GloucesterTimes.com, Gloucester, MA

October 2, 2012

Letter: Private memorials, public land


Gloucester Daily Times

---- — To the editor:

I was shocked to read in the Times last week that the Rockport selectmen are considering a proposal by the DPW director to replace aging benches in scenic Rockport with donated benches having memorial plaques.

This issue was wisely and effectively dealt with some 16 years ago when “memorial benches” began appearing at the most scenic sites in Rockport such as the Headlands and Front Beach.

The concept was promoted by a local monument company. If you could pony up $1,000 and knew about this before anyone else, you could have your own private family memorial installed on public land -- forever. What a deal!

This was not a memorial for Abraham Lincoln, or Ralph Waldo Emerson, or for someone who had left several million dollars to improve the schools. This was an opportunity to claim “naming rights” on the most scenic and cherished public spaces in Rockport.

For a town which is a famous tourist attraction known for seaside beauty and quaint atmosphere, it is amazing that this subject has come up again as a quick and easy way to finance benches. Rockport is a town that limits vendor displays on Bearskin Neck and requires real estate agents to ask for permission before they install open house signs and promptly remove them. Yet the idea of littering the coastline with private memorials rises from the ashes.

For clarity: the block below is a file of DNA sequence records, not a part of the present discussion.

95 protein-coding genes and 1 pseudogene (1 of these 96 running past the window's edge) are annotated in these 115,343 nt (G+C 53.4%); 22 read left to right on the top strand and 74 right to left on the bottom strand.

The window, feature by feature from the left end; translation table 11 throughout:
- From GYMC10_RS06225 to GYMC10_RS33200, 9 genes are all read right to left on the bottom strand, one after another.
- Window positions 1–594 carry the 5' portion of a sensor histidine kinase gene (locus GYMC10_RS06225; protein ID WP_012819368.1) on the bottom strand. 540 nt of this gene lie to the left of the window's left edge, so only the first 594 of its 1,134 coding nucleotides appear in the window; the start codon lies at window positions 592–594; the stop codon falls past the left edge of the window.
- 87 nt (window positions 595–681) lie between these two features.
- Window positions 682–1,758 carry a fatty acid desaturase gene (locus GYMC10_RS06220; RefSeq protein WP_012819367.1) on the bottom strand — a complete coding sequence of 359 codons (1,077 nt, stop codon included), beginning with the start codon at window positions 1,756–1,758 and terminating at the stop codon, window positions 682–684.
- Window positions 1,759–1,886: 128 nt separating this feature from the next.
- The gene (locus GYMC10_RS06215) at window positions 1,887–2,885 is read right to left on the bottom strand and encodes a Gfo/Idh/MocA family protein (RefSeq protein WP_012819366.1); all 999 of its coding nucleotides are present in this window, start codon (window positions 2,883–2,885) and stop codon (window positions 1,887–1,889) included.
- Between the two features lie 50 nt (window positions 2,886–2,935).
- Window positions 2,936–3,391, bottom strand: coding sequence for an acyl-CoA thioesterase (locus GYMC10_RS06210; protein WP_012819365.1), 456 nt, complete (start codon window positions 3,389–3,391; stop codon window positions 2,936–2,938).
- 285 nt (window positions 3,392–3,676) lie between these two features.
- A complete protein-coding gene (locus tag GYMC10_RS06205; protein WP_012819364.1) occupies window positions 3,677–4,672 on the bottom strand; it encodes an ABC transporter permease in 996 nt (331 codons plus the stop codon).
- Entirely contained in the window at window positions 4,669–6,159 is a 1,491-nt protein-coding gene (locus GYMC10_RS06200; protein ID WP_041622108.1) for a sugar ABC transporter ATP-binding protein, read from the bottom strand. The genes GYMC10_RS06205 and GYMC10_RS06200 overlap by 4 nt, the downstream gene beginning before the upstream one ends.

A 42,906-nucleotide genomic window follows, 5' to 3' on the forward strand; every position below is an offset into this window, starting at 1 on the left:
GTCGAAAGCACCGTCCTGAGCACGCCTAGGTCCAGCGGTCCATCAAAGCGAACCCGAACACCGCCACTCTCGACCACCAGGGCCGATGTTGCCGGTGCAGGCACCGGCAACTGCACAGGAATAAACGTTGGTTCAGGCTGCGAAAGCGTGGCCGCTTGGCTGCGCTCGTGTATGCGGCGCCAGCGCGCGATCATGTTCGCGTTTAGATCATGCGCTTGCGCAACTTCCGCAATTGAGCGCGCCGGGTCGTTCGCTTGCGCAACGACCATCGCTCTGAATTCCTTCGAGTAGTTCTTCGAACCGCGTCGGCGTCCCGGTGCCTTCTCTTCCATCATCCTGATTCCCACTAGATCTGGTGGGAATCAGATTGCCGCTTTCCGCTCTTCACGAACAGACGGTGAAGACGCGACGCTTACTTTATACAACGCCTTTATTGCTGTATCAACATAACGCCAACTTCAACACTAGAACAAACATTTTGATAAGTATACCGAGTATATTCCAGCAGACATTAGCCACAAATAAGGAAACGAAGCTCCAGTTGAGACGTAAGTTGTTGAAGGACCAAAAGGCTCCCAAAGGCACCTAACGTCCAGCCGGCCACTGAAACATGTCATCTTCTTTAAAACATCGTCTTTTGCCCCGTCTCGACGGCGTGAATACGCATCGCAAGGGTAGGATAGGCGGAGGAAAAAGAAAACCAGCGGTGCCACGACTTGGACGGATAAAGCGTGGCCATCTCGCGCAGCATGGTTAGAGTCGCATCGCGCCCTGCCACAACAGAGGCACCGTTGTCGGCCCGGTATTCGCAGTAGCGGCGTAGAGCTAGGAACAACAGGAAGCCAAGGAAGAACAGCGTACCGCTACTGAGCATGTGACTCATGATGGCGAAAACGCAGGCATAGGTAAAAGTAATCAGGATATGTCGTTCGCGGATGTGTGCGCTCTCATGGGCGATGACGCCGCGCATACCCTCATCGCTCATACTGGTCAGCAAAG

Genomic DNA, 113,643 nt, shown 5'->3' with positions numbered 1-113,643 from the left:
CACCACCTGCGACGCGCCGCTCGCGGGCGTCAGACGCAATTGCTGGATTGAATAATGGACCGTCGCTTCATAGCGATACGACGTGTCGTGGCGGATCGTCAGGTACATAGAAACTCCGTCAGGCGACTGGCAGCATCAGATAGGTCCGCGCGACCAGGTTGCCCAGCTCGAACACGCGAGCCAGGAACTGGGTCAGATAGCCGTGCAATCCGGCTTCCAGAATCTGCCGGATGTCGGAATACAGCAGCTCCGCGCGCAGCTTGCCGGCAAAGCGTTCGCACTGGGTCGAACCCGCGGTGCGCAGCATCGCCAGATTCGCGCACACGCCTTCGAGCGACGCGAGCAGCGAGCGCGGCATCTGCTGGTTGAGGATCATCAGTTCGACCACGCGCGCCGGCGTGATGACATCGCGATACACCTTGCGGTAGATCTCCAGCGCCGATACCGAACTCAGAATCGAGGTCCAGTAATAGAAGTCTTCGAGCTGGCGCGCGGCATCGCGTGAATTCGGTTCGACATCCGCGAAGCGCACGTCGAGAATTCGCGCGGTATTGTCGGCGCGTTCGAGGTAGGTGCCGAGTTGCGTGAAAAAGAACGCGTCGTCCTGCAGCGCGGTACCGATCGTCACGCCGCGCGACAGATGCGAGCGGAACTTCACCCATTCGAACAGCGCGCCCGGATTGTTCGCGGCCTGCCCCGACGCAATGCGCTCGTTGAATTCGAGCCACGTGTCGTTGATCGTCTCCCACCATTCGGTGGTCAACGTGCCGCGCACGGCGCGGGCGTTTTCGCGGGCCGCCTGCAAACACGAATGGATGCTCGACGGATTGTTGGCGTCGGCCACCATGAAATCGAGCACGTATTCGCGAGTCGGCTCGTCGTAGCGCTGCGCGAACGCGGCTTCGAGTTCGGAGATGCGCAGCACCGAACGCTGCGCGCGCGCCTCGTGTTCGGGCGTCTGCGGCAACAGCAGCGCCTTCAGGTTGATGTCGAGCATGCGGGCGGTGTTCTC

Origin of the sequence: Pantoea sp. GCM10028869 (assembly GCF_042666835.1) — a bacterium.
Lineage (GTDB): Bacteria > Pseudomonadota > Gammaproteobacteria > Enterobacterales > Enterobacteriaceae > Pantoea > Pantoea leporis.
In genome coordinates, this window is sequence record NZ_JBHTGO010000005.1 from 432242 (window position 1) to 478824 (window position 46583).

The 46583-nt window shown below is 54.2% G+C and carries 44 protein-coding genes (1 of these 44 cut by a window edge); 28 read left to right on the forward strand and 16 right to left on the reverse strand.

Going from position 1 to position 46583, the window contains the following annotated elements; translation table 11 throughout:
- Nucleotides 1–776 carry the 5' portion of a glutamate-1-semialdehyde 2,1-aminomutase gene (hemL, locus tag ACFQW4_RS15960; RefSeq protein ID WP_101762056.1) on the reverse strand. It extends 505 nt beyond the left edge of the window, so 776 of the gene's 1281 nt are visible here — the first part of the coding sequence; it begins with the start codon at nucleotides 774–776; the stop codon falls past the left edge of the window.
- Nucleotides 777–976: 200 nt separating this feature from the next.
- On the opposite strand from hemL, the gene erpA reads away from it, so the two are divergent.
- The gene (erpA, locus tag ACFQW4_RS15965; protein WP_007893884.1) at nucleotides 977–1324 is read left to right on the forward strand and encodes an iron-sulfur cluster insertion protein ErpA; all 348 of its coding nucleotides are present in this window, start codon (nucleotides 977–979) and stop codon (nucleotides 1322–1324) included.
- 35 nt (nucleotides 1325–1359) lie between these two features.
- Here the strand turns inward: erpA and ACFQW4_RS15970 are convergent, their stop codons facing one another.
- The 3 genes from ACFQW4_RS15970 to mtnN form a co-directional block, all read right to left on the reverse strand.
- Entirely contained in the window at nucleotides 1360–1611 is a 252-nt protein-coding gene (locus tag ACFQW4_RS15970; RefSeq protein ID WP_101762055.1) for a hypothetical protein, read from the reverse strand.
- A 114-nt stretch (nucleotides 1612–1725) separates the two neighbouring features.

Let us be clear. This is public property belonging to all residents. It is a shortsighted and unimaginative way to raise money.

The current policy, approved by the selectmen in 1996, properly limited private memorials to the cemetery, where they belong. If a family wanted to memorialize someone, it could donate a bench without a plaque, and have their memorial be listed on a scroll which hangs in Town Hall. This certainly distinguishes between those who want to selflessly donate to the town and those who want to purchase an inexpensive, permanent memorial on public property.

Finally, there is the matter of fairness. We all would be thrilled to have a permanent marker for a loved one with a $10 million view of the ocean over Front Beach or the Headlands. But there are only a limited number of these sites. If you are not among the lucky few, in this one year, who are the first to sign up and can afford to spend $1,000, then you and your family and all future families are out of luck.

The selectmen’s original policy should stand as is. It is fair. It takes into account the rights of all residents, and it maintains the rare, cherished and unique beauty of Rockport now and into the future, unmarred by multiple private memorials installed on public land.

PETER PERTHOU

Rockport